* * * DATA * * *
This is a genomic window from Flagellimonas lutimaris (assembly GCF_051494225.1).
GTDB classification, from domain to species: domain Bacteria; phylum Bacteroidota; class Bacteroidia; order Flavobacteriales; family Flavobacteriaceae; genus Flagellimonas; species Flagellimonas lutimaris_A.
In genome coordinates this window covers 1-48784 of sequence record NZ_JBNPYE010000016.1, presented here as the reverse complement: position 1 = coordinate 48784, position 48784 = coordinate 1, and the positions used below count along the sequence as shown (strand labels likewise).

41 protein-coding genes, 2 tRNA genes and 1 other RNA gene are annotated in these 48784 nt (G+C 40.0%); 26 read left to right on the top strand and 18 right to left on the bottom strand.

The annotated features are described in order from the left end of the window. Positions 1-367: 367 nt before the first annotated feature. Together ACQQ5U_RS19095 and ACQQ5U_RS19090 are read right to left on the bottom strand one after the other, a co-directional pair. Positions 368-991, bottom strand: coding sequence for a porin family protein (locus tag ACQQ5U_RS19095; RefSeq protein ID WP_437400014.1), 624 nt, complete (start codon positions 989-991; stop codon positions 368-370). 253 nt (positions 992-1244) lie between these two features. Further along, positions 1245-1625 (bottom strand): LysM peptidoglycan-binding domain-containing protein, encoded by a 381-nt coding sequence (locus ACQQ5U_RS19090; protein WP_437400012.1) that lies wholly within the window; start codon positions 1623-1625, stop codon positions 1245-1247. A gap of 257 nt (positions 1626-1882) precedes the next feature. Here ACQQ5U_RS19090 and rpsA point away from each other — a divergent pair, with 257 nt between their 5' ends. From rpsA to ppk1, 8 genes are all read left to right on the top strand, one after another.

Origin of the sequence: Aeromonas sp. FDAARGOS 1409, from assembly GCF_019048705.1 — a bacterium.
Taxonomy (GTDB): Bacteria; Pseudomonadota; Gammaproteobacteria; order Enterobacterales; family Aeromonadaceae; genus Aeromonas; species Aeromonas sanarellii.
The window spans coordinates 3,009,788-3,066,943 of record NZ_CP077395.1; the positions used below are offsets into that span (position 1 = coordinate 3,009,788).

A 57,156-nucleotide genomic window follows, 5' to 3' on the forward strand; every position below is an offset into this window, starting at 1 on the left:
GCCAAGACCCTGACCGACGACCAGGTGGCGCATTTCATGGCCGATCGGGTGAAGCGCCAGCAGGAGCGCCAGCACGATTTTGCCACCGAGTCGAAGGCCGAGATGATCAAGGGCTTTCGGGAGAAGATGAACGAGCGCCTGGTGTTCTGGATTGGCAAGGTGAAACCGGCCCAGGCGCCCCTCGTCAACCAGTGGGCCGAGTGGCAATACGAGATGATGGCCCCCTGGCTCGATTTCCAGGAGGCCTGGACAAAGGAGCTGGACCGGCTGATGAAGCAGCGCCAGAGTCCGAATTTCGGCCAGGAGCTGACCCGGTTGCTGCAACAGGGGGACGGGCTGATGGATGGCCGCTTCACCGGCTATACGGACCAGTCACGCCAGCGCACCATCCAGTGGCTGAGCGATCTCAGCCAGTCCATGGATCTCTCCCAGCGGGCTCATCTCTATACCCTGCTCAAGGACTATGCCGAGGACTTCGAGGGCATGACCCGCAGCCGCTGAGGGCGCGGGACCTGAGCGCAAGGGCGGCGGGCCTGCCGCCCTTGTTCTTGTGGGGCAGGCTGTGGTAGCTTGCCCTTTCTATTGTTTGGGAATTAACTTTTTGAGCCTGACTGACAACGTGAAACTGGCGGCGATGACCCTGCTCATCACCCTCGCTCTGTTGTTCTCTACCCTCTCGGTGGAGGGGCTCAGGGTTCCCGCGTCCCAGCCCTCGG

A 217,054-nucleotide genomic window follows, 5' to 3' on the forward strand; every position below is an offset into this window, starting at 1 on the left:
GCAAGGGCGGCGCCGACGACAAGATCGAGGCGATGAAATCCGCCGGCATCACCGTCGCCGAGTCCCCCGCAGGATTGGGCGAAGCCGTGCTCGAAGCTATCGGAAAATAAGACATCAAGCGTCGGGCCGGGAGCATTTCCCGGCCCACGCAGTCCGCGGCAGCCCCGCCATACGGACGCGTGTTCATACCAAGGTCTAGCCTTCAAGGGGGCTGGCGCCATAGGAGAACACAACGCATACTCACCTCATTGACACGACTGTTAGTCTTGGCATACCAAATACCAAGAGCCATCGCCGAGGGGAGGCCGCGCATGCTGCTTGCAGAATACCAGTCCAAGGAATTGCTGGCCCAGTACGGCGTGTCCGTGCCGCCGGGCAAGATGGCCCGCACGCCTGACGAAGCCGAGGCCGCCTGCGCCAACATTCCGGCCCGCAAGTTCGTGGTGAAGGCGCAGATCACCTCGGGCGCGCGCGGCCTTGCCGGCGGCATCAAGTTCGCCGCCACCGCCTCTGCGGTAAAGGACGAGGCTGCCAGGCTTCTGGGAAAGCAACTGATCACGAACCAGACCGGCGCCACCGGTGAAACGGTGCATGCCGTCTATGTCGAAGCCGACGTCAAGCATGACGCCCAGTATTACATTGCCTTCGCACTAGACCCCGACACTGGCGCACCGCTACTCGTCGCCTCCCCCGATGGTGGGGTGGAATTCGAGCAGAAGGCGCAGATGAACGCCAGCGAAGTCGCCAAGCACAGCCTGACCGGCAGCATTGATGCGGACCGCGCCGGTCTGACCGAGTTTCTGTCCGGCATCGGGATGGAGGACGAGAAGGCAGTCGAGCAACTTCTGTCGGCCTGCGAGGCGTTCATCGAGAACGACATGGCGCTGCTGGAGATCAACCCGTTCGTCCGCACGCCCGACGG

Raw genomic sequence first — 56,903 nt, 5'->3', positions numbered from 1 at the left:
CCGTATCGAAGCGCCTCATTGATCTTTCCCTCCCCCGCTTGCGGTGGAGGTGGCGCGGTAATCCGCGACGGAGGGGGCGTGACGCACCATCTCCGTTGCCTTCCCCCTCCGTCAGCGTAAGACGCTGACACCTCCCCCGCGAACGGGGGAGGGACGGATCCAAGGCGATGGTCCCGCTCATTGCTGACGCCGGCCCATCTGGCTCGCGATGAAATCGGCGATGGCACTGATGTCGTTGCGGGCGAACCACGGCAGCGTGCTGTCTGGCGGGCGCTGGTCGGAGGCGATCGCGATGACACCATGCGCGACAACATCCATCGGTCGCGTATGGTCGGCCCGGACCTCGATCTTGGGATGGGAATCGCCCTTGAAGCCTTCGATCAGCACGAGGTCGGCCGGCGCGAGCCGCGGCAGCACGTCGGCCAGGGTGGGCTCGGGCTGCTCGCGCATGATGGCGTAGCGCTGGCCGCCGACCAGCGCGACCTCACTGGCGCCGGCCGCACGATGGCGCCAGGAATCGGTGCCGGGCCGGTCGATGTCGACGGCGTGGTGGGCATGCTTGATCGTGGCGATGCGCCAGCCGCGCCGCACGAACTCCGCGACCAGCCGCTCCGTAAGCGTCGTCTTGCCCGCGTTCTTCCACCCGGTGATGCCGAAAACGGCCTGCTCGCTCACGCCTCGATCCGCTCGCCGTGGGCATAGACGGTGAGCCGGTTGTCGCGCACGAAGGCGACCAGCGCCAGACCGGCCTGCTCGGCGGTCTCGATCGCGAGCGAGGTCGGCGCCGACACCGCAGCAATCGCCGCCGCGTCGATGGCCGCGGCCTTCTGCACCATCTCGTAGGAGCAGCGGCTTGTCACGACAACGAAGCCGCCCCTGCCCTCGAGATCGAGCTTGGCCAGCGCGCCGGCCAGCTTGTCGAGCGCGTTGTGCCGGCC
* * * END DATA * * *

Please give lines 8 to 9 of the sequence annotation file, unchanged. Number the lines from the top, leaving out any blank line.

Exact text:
The window spans coordinates 3,009,788-3,066,943 of record NZ_CP077395.1; the positions used below are offsets into that span (position 1 = coordinate 3,009,788).

A 57,156-nucleotide genomic window follows, 5' to 3' on the forward strand; every position below is an offset into this window, starting at 1 on the left: